What is Linkbait?

Link baiting is the process of creating content with the sole purpose of getting publications to link back to a brand’s website. The end goal is to generate as many inbound links to a website as possible from trusted third-party broadcasters.

The actual content is invented simply to shock, outrage or give us a good old laugh, all with the secret intention of creating backlinks.

How does Linkbait work?

Let’s start with the SEO basics. A backlink is simply another domain referring to your website’s URL in their content, signposting their readers to visit your site. 

Backlinks directly enhance your search engine results page (SERPs) rankings by identifying your website as authoritative and trustworthy enough for other credible domains to link back to it. The more backlinks you have, the more likely you are to be in Google’s elusive top 10. 

In turn, higher rankings will signpost more organic traffic to your website, thus increasing customer interactions, engagement and purchases. 

What is the psychology behind link bait?

Link bait works by enticing people to share your article based on known psychological share triggers: 

  • Social currency –  sharing content to make you look good to others; funny, intelligent, kind, trendy.
  • Relevancy – wite about relevant topics at the forefront of everyone’s mind. 
  • Emotions – sharing evocative content.
  • Public –  imitation is the highest form of flattery, so see others sharing it and share it yourself
  • Practical value – sharing genuinely useful, practical information

Great examples of Link baiting:

ASOS 

From see-through trousers to extreme, bum-bearing shorts and dresses that look like bin bags. Does anyone actually wear this stuff? Well, actually it doesn’t matter. Asos have designed these absurdly hilarious getups purely for marketing purposes and, sure enough, they spread across the internet like covid at Christmas.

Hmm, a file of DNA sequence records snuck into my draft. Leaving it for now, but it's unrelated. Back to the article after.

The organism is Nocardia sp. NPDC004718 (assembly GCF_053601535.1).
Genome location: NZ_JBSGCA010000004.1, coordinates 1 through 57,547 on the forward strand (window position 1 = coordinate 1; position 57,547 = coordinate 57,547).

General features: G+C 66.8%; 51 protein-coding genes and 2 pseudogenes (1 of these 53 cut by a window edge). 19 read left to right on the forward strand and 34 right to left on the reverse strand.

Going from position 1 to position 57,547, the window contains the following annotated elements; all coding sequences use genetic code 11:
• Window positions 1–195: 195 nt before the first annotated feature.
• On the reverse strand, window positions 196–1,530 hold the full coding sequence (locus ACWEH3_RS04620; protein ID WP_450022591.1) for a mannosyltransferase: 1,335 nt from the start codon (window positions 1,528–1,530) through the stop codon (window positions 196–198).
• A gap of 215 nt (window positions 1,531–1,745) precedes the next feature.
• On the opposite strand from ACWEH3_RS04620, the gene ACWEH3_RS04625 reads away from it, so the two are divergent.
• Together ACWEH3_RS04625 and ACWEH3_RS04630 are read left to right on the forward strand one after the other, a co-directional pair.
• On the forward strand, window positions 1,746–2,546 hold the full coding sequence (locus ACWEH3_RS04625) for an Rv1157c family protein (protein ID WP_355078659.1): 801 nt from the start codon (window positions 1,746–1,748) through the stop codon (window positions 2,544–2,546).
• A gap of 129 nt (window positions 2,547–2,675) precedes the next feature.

Their tactic has worked wonders, with articles in Cosmopolitan, Buzzfeed, Metro, Mirror and The Sun all poking fun at the latest bizarre outfits! Not only does this generate huge amounts of backlinks, but it also sparks individual conversations, debates, shares and likes on social media. There are even Facebook and Instagram pages dedicated to sharing these outrageous fashion moments, mocking the latest creations in good humour. 

LoveHoney

Talking about what sex toys to buy just isn’t the done thing. Love honey got around their taboo subject matter by creating a genius link bait safe to share without embarrassment. They created a ‘UK’s sexiest cities’ map showing the percentage of toys purchased in the area. The map allows users to interact by searching for their town’s UK rankings, listing the top 10 and bottom 10 sexiest places to live. 

Not only did this map show that there’s a sex life in all of us, but it also gained massive media coverage. We’re pretty sure that some people from the not-so-sexy cities would’ve converted this campaign into sales to try and up their local naughty numbers. 

IKEA 

IKEA have woven ourselves into the fabric of our being, furnishing our houses and creating housewarming memories of arguing over lost screws and back-to-front headboards. But one of their link baiting campaigns really comes to mind: The pregnancy test discount. 

‘Peeing on this ad may change your life.’ was the concept. Pregnant women’s urine would reveal a discounted price on a crib. Weird right? Now, this may have only been applicable to a number of people but thousands flocked online to talk about it, and the media publications followed suit. 

 

As the above examples are shown, there are many different ways to go about link baiting. Whether it’s through PPC, PR campaigns or physical advertising – the effects of this will last much longer than the original fanfare. 

If you want help with a disruptive marketing campaign that is sure to gain you backlinks, why not get in touch with a member of the it works media team today?